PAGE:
haglund.jpgIf you’re new-ish to the area, you might not know that “the” Ivar — founder of Ivar’s restaurants — was a West Seattle native. If he hadn’t gone off to the eternal Acres of Clams in 1985, Ivar Haglund (photo left) would be turning 103 this Thursday, and a news release issued by Ivar’s today says they’re offering cups of chowder at $1.03 on Thursday in his honor. You can read a great bio of Ivar (classic pix and all) at HistoryLink.org. (Nearest Ivar’s locations to WS are the downtown waterfront location and the Burien “seafood bar” location; Ivar’s also owns Spud’s on Alki but there’s no indication it’s participating.)

Crunch numbers for a good cause – West Seattle history!

March 14, 2008 10:03 pm
|    Comments Off on Crunch numbers for a good cause – West Seattle history!
 |   How to help | West Seattle history

From the Southwest Seattle Historical Society/Log House Museum:

Are you a retired Accountant or CPA? Are you looking for some meaningful work that will benefit you and your community?

The Southwest Seattle Historical Society and the Log House Museum are in need of a volunteer like you to be our Board Treasurer. We need a skilled individual who has the time to maintain the accounts of the Historical Society which operates the Log House Museum, Birthplace of Seattle on Alki. Let’s talk! We have a Board of Trustees, a Museum Director and staff that you would work with to keep us “in balance.” Please contact Marcy Johnsen at 206-909-9366 right away!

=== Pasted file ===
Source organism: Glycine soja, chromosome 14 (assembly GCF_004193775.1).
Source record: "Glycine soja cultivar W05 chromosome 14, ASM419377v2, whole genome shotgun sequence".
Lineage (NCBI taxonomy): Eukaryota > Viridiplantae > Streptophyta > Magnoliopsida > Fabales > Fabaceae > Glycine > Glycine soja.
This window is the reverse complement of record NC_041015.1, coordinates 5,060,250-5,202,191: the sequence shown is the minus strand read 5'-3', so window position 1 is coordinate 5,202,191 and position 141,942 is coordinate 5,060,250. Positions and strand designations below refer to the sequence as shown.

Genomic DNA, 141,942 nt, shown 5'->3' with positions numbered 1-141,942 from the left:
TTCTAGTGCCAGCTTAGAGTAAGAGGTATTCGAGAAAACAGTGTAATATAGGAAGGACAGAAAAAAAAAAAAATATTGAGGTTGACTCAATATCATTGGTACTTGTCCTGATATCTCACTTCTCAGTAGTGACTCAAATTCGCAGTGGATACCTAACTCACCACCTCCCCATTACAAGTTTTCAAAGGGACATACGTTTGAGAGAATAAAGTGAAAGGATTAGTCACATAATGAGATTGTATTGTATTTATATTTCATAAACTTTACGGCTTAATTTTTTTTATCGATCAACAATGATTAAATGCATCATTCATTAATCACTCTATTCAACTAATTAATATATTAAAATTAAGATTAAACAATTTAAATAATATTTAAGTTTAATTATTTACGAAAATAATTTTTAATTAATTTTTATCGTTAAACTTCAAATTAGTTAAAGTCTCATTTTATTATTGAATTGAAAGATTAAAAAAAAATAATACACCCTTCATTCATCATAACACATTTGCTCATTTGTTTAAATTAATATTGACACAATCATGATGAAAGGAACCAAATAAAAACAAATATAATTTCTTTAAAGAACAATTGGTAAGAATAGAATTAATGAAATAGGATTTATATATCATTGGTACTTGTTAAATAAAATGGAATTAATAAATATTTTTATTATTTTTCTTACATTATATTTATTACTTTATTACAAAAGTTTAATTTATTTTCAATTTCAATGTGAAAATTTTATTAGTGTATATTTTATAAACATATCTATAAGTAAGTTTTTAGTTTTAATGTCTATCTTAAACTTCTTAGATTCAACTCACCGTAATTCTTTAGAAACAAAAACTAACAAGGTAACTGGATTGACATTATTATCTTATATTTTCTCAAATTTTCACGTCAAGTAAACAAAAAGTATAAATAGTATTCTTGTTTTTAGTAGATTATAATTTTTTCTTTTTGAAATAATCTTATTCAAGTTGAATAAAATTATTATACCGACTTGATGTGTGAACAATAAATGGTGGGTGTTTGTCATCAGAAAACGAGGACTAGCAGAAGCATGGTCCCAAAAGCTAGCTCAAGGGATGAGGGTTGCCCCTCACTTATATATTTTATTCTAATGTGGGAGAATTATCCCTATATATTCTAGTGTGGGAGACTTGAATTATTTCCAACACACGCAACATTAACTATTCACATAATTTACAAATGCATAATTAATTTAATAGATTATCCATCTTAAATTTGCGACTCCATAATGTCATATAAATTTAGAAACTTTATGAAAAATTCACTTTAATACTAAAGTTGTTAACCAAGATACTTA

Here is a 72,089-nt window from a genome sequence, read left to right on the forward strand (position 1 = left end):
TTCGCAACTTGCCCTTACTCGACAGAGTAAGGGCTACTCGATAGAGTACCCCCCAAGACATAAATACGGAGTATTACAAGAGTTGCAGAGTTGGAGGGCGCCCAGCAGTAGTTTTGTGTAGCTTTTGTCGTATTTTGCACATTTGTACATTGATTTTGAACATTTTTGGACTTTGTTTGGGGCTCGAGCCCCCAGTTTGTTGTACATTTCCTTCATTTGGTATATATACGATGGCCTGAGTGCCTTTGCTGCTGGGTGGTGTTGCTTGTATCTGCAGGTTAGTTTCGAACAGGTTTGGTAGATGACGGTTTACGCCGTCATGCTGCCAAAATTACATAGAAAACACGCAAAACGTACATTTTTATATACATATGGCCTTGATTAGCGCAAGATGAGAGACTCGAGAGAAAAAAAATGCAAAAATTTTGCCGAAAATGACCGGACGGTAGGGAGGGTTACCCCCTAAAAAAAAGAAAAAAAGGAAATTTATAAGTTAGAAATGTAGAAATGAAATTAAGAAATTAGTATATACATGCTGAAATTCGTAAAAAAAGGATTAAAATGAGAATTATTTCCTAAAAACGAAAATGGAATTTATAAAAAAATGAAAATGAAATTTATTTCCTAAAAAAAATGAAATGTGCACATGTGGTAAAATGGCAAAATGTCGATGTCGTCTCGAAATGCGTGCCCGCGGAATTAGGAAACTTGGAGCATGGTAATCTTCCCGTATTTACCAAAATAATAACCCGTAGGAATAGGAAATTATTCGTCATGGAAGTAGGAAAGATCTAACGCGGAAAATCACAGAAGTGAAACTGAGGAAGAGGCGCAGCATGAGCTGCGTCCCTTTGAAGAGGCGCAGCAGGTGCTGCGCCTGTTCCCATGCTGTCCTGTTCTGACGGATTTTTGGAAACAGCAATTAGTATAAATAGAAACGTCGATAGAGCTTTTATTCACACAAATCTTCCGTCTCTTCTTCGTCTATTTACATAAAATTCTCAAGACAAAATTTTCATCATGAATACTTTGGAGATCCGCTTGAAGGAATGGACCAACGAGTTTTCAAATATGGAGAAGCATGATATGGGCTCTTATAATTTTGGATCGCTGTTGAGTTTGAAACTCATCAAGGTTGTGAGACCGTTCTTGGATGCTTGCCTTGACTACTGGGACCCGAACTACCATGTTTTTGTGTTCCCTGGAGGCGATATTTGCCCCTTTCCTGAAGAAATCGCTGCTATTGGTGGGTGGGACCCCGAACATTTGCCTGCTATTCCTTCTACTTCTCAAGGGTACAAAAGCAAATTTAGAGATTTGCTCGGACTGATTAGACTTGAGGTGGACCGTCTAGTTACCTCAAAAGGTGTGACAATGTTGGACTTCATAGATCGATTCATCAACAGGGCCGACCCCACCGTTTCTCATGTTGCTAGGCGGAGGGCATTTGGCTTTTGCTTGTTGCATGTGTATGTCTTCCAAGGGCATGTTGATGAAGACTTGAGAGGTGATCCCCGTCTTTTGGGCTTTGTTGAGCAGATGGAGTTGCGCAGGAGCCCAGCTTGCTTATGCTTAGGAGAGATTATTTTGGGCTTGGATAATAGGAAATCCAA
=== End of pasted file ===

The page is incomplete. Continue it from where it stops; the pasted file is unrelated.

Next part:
Satterlee House development dispute: Owner testifies


Today’s proceedings in the case of Satterlee House (Beach Drive’s “Painted Lady”) owner William Conner vs. the city Landmarks Preservation Board only ran three and a half hours in the morning, but that span included testimony from Conner himself:Read More

Satterlee House development fight: Afternoon testimony


The city Landmarks Preservation Board lawyers have called all their witnesses, and now the lawyer for Satterlee House (aka Beach Drive’s “Painted Lady”) owner William Conner is calling his, with testimony continuing before city Hearing Examiner Sue Tanner at 8 am tomorrow and 12:30 pm Tuesday. It’s already gone on for 2 1/2 days (coverage links: testimony from the house’s previous owner/namesake David Satterlee here; first full day, last Monday, wrapup here; this morning’s testimony here) and is attracting a fair level of attention in the historic-preservation and legal communities, since disputes over development involving official city landmarks almost never get to this stage (an appeal argued before the Hearing Examiner). Here’s what happened this afternoon:Read More

Satterlee House development fight: This morning’s testimony


Looks like today will be the second full day of testimony in the case of Satterlee House/Beach Drive “Painted Lady” owner William Conner vs. the city Landmarks Board — it originally was set for a half-day but as we mentioned in our previous reports, the case has been taking so long, the city Hearing Examiner had to add extra time to the calendar. Backstory: Conner has owned the house since 2000. After a previous development proposal went nowhere in the early ’00s, nothing happened for a while, till he filed to subdivide the house’s huge front lawn into three separate lots. That was granted; but before anyone could build on those three lots, the city Landmarks Board had to grant a Certificate of Approval, since the house and site comprise an official city landmark. Conner took a proposal for three homes, about 3,000 square feet each, to the board, and it said no. His appeal of that decision is what is being argued now, courtroom-style, before the city Hearing Examiner, in her hearing room on the 40th floor of the Municipal Tower downtown. This morning’s testimony included revelations about how much Conner has spent so far — in legal fees as well as on the property — among other things:Read More